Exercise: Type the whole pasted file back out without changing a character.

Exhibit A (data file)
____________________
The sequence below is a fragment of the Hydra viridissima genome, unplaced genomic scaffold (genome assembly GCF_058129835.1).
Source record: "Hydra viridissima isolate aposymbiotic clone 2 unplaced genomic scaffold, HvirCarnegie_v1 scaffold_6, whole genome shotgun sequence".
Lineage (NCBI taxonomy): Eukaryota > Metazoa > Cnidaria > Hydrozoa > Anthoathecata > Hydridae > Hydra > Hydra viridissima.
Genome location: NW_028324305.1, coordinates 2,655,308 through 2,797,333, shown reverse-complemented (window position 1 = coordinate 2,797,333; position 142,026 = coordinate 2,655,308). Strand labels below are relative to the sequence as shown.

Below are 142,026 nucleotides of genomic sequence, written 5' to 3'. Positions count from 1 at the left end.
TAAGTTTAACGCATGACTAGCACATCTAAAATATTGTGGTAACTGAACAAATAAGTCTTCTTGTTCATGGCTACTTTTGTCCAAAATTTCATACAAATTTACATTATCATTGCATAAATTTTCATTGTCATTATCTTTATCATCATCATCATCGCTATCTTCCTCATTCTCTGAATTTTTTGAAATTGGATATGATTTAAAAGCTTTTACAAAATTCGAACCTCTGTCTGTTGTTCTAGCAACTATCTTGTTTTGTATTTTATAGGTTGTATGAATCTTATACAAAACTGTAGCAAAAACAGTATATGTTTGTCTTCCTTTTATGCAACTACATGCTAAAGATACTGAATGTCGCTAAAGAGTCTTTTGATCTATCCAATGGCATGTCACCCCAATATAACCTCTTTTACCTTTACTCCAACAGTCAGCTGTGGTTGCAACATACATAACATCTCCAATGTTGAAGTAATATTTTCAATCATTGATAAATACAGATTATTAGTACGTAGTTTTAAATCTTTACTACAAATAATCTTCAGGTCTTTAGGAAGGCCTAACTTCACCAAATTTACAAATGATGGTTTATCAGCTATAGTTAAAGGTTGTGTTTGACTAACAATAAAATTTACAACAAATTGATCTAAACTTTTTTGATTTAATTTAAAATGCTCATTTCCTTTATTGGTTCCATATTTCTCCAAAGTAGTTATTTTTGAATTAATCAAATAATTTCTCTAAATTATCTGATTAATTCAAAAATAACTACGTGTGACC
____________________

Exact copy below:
The sequence below is a fragment of the Hydra viridissima genome, unplaced genomic scaffold (genome assembly GCF_058129835.1).
Source record: "Hydra viridissima isolate aposymbiotic clone 2 unplaced genomic scaffold, HvirCarnegie_v1 scaffold_6, whole genome shotgun sequence".
Lineage (NCBI taxonomy): Eukaryota > Metazoa > Cnidaria > Hydrozoa > Anthoathecata > Hydridae > Hydra > Hydra viridissima.
Genome location: NW_028324305.1, coordinates 2,655,308 through 2,797,333, shown reverse-complemented (window position 1 = coordinate 2,797,333; position 142,026 = coordinate 2,655,308). Strand labels below are relative to the sequence as shown.

Below are 142,026 nucleotides of genomic sequence, written 5' to 3'. Positions count from 1 at the left end.
TAAGTTTAACGCATGACTAGCACATCTAAAATATTGTGGTAACTGAACAAATAAGTCTTCTTGTTCATGGCTACTTTTGTCCAAAATTTCATACAAATTTACATTATCATTGCATAAATTTTCATTGTCATTATCTTTATCATCATCATCATCGCTATCTTCCTCATTCTCTGAATTTTTTGAAATTGGATATGATTTAAAAGCTTTTACAAAATTCGAACCTCTGTCTGTTGTTCTAGCAACTATCTTGTTTTGTATTTTATAGGTTGTATGAATCTTATACAAAACTGTAGCAAAAACAGTATATGTTTGTCTTCCTTTTATGCAACTACATGCTAAAGATACTGAATGTCGCTAAAGAGTCTTTTGATCTATCCAATGGCATGTCACCCCAATATAACCTCTTTTACCTTTACTCCAACAGTCAGCTGTGGTTGCAACATACATAACATCTCCAATGTTGAAGTAATATTTTCAATCATTGATAAATACAGATTATTAGTACGTAGTTTTAAATCTTTACTACAAATAATCTTCAGGTCTTTAGGAAGGCCTAACTTCACCAAATTTACAAATGATGGTTTATCAGCTATAGTTAAAGGTTGTGTTTGACTAACAATAAAATTTACAACAAATTGATCTAAACTTTTTTGATTTAATTTAAAATGCTCATTTCCTTTATTGGTTCCATATTTCTCCAAAGTAGTTATTTTTGAATTAATCAAATAATTTCTCTAAATTATCTGATTAATTCAAAAATAACTACGTGTGACC